Access Now: AORN COVID-19 Clinical Support

Archive COVID-19 2021

Lessons Learned From COVID-19

The pandemic has taught us plenty about running a facility during incredible circumstances.

Ann Geier

Ann Geier, RN, MS, CNOR, CASC

BIO

SAME PAGE
SAME PAGE During a crisis, facility leaders must keep staff in the loop, offer focused communications and share why changes are made.

To say the pandemic has been a struggle for outpatient surgery professionals is a massive understatement. Now that facilities are back up to speed after last year's elective surgery shutdown, I asked colleagues about what they've learned while working during the pandemic. Here's what they told me.

1. Update your risk assessment

Trying to figure out how to perform surgery during the coronavirus's first wave was new to all of us. We needed a pandemic policy, but didn't know where to start. Now we know to begin with a risk assessment — a common process the Infection Preventionist uses to identify and review potential risk factors of treatments and services provided, and the environment of care. The risks of greatest importance and urgency are identified and prioritized. Consider using your infection prevention department's risk assessment template, adding "pandemic" as one of the risks. Then convene your clinical leaders and governing body to develop a documented action plan. Next, create an action plan based on the regulations you're following. From there, create your own pandemic policy.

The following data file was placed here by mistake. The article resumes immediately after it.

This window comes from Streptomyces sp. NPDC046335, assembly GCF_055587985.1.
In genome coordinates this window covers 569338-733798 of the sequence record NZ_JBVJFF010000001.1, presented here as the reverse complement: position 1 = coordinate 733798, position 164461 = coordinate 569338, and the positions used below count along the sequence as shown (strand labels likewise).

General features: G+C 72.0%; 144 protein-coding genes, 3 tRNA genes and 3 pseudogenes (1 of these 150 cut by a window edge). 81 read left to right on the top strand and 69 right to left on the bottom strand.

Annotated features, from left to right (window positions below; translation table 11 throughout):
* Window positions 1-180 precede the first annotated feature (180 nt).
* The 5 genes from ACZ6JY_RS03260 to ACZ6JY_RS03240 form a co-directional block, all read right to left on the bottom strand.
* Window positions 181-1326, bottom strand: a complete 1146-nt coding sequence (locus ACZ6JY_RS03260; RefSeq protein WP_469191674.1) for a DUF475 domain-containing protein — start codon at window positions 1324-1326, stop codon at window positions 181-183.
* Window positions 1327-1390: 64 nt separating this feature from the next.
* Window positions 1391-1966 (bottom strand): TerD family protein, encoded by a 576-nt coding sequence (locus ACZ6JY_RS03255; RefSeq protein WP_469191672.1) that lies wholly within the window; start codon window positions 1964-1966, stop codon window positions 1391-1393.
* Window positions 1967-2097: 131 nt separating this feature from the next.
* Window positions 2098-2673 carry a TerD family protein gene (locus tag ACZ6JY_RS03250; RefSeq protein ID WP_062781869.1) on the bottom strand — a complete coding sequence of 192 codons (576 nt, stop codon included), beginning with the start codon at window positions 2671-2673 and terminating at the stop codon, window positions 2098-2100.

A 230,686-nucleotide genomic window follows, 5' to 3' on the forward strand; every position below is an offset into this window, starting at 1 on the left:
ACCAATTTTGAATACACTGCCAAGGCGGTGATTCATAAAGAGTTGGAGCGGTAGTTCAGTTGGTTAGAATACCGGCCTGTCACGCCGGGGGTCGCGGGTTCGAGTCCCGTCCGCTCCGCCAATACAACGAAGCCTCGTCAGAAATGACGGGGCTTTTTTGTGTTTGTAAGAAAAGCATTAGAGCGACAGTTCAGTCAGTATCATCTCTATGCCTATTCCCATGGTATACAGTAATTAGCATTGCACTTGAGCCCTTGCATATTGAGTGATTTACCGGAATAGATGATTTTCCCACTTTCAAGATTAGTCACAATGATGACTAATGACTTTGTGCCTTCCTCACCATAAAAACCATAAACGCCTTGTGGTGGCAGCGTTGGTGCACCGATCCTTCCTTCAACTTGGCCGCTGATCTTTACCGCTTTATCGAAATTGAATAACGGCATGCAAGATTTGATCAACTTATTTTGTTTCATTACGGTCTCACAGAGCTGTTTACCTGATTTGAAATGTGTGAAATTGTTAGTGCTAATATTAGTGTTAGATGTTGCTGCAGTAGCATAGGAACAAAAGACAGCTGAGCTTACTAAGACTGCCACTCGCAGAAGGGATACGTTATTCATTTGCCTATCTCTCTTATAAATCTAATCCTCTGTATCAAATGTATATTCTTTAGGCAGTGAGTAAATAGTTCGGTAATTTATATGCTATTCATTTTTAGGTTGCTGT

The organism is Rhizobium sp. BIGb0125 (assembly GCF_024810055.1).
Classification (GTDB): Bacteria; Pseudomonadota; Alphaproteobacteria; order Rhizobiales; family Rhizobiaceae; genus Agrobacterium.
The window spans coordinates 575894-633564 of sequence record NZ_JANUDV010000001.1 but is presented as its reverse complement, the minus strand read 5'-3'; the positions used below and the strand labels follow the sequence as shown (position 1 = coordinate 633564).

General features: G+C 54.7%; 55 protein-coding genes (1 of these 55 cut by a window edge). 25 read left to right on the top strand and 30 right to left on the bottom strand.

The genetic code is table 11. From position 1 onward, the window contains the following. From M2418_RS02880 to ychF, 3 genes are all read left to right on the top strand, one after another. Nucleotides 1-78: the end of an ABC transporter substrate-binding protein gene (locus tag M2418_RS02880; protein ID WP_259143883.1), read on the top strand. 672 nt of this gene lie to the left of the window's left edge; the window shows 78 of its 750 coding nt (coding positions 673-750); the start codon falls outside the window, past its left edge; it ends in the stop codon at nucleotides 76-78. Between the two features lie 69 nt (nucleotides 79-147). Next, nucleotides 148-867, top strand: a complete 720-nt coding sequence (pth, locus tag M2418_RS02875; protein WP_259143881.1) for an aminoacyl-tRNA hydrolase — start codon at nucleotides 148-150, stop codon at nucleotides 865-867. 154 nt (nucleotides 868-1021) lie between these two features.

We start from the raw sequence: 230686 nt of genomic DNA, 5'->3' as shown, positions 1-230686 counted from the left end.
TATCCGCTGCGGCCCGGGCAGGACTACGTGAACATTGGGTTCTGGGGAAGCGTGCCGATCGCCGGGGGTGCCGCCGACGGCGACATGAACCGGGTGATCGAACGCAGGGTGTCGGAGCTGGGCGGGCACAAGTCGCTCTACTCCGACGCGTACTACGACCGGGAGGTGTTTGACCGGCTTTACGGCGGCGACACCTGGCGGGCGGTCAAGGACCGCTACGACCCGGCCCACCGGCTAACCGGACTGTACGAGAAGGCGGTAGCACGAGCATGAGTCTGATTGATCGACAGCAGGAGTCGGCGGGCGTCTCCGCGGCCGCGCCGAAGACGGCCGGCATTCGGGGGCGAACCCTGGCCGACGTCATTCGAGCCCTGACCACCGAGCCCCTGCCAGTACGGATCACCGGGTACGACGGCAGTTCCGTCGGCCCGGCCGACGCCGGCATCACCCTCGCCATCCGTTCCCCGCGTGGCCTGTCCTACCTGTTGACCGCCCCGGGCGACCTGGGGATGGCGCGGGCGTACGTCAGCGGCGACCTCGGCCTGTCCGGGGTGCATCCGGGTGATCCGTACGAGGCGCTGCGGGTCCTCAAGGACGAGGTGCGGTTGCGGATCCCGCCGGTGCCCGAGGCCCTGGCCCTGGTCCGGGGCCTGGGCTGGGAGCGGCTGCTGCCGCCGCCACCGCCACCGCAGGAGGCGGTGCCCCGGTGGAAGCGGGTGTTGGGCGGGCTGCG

2. Write screening policies

One of my responsibilities is to keep my leadership team up to date on what's going on with COVID-19 screenings. It's a lot. The best thing you can do is assign a small team of clinical staff and supervisors to coordinate screening processes, write COVID-19 pandemic policies and communicate with the rest of the team. For staff screenings, conduct temperature checks according to your policy and document that they've been done. Staff must constantly monitor changes in regulations and revise the policies. Remember, COVID-19 screening and testing policies are based on your state's regulations. Speaking of compliance, outpatient facilities must follow regulations and guidelines from CMS, CDC, NIH, WHO, APIC, AORN, medical professional organizations — the list goes on and on. The information from all these sources is often contradictory. My advice: Initially, rely on a primary source, such as the CDC or CMS, as opposed to trying to incorporate information from multiple sources.

3. Take care of your people

Listen to your staff and their opinions and suggestions — and stay positive. If you act like Debbie Downer because you're stressed, what do you think happens to your staff? They'll copy your behavior. As a leader, you set the tone. In fact, a positive culture may lessen the stress of the pandemic. If you're positive and go with the flow, staff won't be as resistant to the changes COVID-19 has brought.

4. Overcommunicate

During a crisis, you must keep staff in the loop. Remember, they're not seeing the updated regulations every day. Be focused with your communication, so staff know the why behind the changes. If you tell them to do something one day and then change it the next day, give them a reason: "The CDC came down with a new recommendation," or "CMS has implemented new guidelines."

Be transparent with patients, too. They often forget visitors aren't allowed in the facility. While they may be told about the new rule on the pre-op call, they might not remember on the day of their surgery. Explain why you're limiting visitors, and why masks are required. When you're explaining why patients must wear masks until they enter the OR, review the proper way to wear them. Place large signs explaining the visitation rules in prominent entry points.

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